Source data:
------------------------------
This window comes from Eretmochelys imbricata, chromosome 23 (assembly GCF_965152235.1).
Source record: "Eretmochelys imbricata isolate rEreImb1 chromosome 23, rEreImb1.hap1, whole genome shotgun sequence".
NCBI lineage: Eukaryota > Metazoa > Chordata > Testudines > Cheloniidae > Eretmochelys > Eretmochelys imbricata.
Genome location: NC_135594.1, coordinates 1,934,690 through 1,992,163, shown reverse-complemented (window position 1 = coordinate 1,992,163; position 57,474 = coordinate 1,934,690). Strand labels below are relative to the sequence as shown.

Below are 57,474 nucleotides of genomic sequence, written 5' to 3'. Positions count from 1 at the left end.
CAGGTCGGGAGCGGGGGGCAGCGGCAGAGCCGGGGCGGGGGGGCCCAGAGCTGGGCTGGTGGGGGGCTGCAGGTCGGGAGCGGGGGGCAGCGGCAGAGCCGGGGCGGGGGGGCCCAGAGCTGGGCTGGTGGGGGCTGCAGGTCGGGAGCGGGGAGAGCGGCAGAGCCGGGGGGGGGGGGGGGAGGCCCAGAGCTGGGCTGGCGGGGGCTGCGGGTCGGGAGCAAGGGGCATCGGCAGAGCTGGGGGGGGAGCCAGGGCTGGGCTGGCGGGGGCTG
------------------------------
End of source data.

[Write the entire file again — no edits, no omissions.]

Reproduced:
This window comes from Eretmochelys imbricata, chromosome 23 (assembly GCF_965152235.1).
Source record: "Eretmochelys imbricata isolate rEreImb1 chromosome 23, rEreImb1.hap1, whole genome shotgun sequence".
NCBI lineage: Eukaryota > Metazoa > Chordata > Testudines > Cheloniidae > Eretmochelys > Eretmochelys imbricata.
Genome location: NC_135594.1, coordinates 1,934,690 through 1,992,163, shown reverse-complemented (window position 1 = coordinate 1,992,163; position 57,474 = coordinate 1,934,690). Strand labels below are relative to the sequence as shown.

Below are 57,474 nucleotides of genomic sequence, written 5' to 3'. Positions count from 1 at the left end.
CAGGTCGGGAGCGGGGGGCAGCGGCAGAGCCGGGGCGGGGGGGCCCAGAGCTGGGCTGGTGGGGGGCTGCAGGTCGGGAGCGGGGGGCAGCGGCAGAGCCGGGGCGGGGGGGCCCAGAGCTGGGCTGGTGGGGGCTGCAGGTCGGGAGCGGGGAGAGCGGCAGAGCCGGGGGGGGGGGGGGGAGGCCCAGAGCTGGGCTGGCGGGGGCTGCGGGTCGGGAGCAAGGGGCATCGGCAGAGCTGGGGGGGGAGCCAGGGCTGGGCTGGCGGGGGCTG